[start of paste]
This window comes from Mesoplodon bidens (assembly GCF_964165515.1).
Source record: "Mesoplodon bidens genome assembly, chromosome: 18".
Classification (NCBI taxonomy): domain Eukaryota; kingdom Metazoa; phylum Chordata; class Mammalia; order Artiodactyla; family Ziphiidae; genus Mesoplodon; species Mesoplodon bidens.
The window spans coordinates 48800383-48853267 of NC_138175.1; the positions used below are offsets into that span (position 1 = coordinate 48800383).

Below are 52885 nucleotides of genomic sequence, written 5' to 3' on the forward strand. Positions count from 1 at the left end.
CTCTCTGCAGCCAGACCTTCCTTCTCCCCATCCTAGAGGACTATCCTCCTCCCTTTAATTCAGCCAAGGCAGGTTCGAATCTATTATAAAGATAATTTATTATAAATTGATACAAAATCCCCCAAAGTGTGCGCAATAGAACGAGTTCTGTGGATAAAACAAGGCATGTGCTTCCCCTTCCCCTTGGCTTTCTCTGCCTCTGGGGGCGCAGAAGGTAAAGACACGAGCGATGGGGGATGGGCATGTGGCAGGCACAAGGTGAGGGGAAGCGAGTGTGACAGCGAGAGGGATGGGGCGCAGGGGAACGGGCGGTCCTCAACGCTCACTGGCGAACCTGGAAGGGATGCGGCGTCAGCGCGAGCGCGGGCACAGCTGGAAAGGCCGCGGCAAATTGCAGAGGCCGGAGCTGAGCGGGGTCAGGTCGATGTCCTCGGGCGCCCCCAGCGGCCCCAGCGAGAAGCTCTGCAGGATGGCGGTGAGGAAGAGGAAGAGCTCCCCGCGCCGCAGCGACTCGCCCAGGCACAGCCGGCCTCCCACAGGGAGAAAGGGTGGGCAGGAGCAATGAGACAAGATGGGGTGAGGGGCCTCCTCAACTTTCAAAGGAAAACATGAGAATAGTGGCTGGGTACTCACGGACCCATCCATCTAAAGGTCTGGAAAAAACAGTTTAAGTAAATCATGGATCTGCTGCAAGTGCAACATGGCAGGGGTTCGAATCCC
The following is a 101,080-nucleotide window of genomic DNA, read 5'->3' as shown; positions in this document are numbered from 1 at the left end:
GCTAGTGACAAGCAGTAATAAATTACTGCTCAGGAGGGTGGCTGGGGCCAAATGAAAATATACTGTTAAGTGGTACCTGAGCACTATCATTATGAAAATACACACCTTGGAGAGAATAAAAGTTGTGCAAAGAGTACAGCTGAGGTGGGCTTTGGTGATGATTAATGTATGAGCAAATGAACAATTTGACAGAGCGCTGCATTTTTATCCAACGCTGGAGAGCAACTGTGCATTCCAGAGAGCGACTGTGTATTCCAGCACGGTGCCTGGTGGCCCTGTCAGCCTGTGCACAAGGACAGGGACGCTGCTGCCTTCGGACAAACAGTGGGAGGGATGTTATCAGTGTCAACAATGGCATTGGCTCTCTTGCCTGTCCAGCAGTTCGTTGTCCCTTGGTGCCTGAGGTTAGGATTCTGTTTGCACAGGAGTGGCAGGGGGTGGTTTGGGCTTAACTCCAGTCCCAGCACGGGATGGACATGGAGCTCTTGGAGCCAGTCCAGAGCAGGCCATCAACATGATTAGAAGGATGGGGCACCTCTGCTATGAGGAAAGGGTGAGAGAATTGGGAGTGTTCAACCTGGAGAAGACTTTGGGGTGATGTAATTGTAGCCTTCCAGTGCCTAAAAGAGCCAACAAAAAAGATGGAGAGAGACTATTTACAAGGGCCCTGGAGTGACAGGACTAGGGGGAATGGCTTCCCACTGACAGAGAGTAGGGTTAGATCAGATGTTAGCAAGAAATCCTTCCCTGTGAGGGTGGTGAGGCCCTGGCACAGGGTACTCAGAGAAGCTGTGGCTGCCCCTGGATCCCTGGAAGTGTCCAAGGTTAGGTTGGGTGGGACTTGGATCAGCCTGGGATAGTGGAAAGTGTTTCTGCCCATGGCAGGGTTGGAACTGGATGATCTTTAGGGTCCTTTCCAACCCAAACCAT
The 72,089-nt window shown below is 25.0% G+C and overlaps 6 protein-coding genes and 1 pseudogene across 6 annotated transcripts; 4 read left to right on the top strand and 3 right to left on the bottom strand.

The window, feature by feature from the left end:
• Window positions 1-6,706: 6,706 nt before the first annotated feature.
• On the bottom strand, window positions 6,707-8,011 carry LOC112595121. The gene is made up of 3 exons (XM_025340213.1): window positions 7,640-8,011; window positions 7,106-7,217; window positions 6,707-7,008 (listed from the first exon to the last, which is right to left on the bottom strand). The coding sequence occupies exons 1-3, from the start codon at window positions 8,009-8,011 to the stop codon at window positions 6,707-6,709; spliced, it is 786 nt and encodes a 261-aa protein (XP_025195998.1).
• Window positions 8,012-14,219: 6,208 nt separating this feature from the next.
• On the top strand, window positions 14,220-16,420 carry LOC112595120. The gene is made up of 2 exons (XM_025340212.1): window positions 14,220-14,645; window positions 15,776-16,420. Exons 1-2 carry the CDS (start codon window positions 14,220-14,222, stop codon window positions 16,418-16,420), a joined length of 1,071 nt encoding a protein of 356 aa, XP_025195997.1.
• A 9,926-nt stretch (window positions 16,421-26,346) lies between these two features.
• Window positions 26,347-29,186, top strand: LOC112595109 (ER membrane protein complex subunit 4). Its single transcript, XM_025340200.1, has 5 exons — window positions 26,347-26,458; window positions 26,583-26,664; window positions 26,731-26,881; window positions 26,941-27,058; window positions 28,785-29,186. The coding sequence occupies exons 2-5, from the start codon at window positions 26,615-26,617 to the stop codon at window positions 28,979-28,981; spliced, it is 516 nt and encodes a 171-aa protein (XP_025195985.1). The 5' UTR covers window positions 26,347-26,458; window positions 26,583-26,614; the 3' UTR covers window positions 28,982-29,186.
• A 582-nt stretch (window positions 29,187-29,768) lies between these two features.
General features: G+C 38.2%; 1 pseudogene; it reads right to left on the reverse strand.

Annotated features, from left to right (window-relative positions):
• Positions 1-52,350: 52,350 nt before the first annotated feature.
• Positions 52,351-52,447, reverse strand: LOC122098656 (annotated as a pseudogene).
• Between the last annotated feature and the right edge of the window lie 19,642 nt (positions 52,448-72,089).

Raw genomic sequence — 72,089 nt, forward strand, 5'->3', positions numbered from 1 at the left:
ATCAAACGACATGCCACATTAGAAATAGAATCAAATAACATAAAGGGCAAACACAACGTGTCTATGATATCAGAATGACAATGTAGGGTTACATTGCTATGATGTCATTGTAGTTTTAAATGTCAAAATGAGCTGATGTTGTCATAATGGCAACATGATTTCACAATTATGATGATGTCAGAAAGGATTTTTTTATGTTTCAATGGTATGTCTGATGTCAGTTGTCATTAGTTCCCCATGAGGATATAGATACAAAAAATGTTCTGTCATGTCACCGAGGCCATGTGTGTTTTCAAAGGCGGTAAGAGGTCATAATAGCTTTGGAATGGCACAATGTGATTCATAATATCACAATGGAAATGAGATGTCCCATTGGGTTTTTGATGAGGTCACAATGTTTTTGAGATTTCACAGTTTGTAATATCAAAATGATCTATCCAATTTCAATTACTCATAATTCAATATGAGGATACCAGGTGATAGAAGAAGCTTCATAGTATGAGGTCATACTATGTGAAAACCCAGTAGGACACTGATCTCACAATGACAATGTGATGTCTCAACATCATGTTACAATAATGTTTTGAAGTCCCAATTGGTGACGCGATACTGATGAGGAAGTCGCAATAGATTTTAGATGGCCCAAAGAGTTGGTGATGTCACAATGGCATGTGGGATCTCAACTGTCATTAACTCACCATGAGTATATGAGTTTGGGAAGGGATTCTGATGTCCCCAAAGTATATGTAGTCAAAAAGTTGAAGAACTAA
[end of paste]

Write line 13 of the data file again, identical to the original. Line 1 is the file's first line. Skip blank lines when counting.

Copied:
• Window positions 8,012-14,219: 6,208 nt separating this feature from the next.